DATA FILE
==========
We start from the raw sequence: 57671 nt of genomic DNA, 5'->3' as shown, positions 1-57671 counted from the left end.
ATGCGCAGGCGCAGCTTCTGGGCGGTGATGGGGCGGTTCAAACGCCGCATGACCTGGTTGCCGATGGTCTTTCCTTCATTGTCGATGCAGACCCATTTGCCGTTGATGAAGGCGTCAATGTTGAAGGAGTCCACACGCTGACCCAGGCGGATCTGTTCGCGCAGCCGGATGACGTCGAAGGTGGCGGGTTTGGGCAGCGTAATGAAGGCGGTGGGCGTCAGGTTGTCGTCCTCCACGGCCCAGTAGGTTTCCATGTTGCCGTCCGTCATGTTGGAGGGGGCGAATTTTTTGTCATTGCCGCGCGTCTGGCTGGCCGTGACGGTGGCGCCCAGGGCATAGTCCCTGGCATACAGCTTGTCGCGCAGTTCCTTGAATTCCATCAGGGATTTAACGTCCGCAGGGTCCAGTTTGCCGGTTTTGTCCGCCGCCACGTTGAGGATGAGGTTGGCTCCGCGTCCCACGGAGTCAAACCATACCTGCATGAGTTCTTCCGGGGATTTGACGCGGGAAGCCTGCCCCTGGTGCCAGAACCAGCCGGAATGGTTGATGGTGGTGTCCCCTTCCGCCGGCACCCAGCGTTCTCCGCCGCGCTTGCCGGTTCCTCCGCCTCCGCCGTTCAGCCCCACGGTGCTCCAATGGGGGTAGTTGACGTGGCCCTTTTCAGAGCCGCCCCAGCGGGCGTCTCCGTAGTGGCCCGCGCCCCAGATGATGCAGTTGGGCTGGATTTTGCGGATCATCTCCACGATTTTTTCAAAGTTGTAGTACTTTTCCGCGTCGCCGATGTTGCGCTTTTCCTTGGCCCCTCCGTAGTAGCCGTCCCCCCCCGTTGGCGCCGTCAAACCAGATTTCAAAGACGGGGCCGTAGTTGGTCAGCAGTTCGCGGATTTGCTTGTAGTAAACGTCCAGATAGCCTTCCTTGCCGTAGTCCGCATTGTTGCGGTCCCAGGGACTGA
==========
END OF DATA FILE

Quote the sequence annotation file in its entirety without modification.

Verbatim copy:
We start from the raw sequence: 57671 nt of genomic DNA, 5'->3' as shown, positions 1-57671 counted from the left end.
ATGCGCAGGCGCAGCTTCTGGGCGGTGATGGGGCGGTTCAAACGCCGCATGACCTGGTTGCCGATGGTCTTTCCTTCATTGTCGATGCAGACCCATTTGCCGTTGATGAAGGCGTCAATGTTGAAGGAGTCCACACGCTGACCCAGGCGGATCTGTTCGCGCAGCCGGATGACGTCGAAGGTGGCGGGTTTGGGCAGCGTAATGAAGGCGGTGGGCGTCAGGTTGTCGTCCTCCACGGCCCAGTAGGTTTCCATGTTGCCGTCCGTCATGTTGGAGGGGGCGAATTTTTTGTCATTGCCGCGCGTCTGGCTGGCCGTGACGGTGGCGCCCAGGGCATAGTCCCTGGCATACAGCTTGTCGCGCAGTTCCTTGAATTCCATCAGGGATTTAACGTCCGCAGGGTCCAGTTTGCCGGTTTTGTCCGCCGCCACGTTGAGGATGAGGTTGGCTCCGCGTCCCACGGAGTCAAACCATACCTGCATGAGTTCTTCCGGGGATTTGACGCGGGAAGCCTGCCCCTGGTGCCAGAACCAGCCGGAATGGTTGATGGTGGTGTCCCCTTCCGCCGGCACCCAGCGTTCTCCGCCGCGCTTGCCGGTTCCTCCGCCTCCGCCGTTCAGCCCCACGGTGCTCCAATGGGGGTAGTTGACGTGGCCCTTTTCAGAGCCGCCCCAGCGGGCGTCTCCGTAGTGGCCCGCGCCCCAGATGATGCAGTTGGGCTGGATTTTGCGGATCATCTCCACGATTTTTTCAAAGTTGTAGTACTTTTCCGCGTCGCCGATGTTGCGCTTTTCCTTGGCCCCTCCGTAGTAGCCGTCCCCCCCCGTTGGCGCCGTCAAACCAGATTTCAAAGACGGGGCCGTAGTTGGTCAGCAGTTCGCGGATTTGCTTGTAGTAAACGTCCAGATAGCCTTCCTTGCCGTAGTCCGCATTGTTGCGGTCCCAGGGACTGA